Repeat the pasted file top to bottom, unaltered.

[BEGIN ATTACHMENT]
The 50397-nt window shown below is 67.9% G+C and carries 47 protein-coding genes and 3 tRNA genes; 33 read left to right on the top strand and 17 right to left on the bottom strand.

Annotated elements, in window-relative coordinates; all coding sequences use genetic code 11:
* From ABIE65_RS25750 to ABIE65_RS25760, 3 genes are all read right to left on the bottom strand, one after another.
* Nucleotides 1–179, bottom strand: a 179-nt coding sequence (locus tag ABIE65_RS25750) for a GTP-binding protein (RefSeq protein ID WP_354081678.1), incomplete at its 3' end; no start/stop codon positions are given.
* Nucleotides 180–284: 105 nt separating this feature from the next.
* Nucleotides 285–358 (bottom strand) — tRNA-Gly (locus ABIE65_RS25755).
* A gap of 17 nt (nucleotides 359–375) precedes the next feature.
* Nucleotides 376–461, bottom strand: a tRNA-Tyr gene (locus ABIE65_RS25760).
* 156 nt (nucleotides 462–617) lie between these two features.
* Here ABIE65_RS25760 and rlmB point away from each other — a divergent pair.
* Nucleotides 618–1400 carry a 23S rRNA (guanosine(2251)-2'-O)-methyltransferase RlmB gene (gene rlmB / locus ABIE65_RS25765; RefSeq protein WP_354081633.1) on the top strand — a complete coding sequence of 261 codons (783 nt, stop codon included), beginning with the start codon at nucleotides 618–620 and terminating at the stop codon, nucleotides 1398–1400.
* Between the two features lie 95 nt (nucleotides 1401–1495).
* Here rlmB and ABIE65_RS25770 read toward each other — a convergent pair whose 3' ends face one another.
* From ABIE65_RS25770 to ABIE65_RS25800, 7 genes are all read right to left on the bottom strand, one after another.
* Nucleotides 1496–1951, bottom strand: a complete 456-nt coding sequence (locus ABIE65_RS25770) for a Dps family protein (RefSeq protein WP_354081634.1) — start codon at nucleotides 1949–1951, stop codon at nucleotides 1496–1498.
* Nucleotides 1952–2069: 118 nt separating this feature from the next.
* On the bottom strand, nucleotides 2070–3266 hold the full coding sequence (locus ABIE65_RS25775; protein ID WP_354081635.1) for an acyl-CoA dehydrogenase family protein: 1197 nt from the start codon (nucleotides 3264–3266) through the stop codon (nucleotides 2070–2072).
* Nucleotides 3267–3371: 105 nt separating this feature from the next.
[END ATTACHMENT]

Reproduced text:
The 50397-nt window shown below is 67.9% G+C and carries 47 protein-coding genes and 3 tRNA genes; 33 read left to right on the top strand and 17 right to left on the bottom strand.

Annotated elements, in window-relative coordinates; all coding sequences use genetic code 11:
* From ABIE65_RS25750 to ABIE65_RS25760, 3 genes are all read right to left on the bottom strand, one after another.
* Nucleotides 1–179, bottom strand: a 179-nt coding sequence (locus tag ABIE65_RS25750) for a GTP-binding protein (RefSeq protein ID WP_354081678.1), incomplete at its 3' end; no start/stop codon positions are given.
* Nucleotides 180–284: 105 nt separating this feature from the next.
* Nucleotides 285–358 (bottom strand) — tRNA-Gly (locus ABIE65_RS25755).
* A gap of 17 nt (nucleotides 359–375) precedes the next feature.
* Nucleotides 376–461, bottom strand: a tRNA-Tyr gene (locus ABIE65_RS25760).
* 156 nt (nucleotides 462–617) lie between these two features.
* Here ABIE65_RS25760 and rlmB point away from each other — a divergent pair.
* Nucleotides 618–1400 carry a 23S rRNA (guanosine(2251)-2'-O)-methyltransferase RlmB gene (gene rlmB / locus ABIE65_RS25765; RefSeq protein WP_354081633.1) on the top strand — a complete coding sequence of 261 codons (783 nt, stop codon included), beginning with the start codon at nucleotides 618–620 and terminating at the stop codon, nucleotides 1398–1400.
* Between the two features lie 95 nt (nucleotides 1401–1495).
* Here rlmB and ABIE65_RS25770 read toward each other — a convergent pair whose 3' ends face one another.
* From ABIE65_RS25770 to ABIE65_RS25800, 7 genes are all read right to left on the bottom strand, one after another.
* Nucleotides 1496–1951, bottom strand: a complete 456-nt coding sequence (locus ABIE65_RS25770) for a Dps family protein (RefSeq protein WP_354081634.1) — start codon at nucleotides 1949–1951, stop codon at nucleotides 1496–1498.
* Nucleotides 1952–2069: 118 nt separating this feature from the next.
* On the bottom strand, nucleotides 2070–3266 hold the full coding sequence (locus ABIE65_RS25775; protein ID WP_354081635.1) for an acyl-CoA dehydrogenase family protein: 1197 nt from the start codon (nucleotides 3264–3266) through the stop codon (nucleotides 2070–2072).
* Nucleotides 3267–3371: 105 nt separating this feature from the next.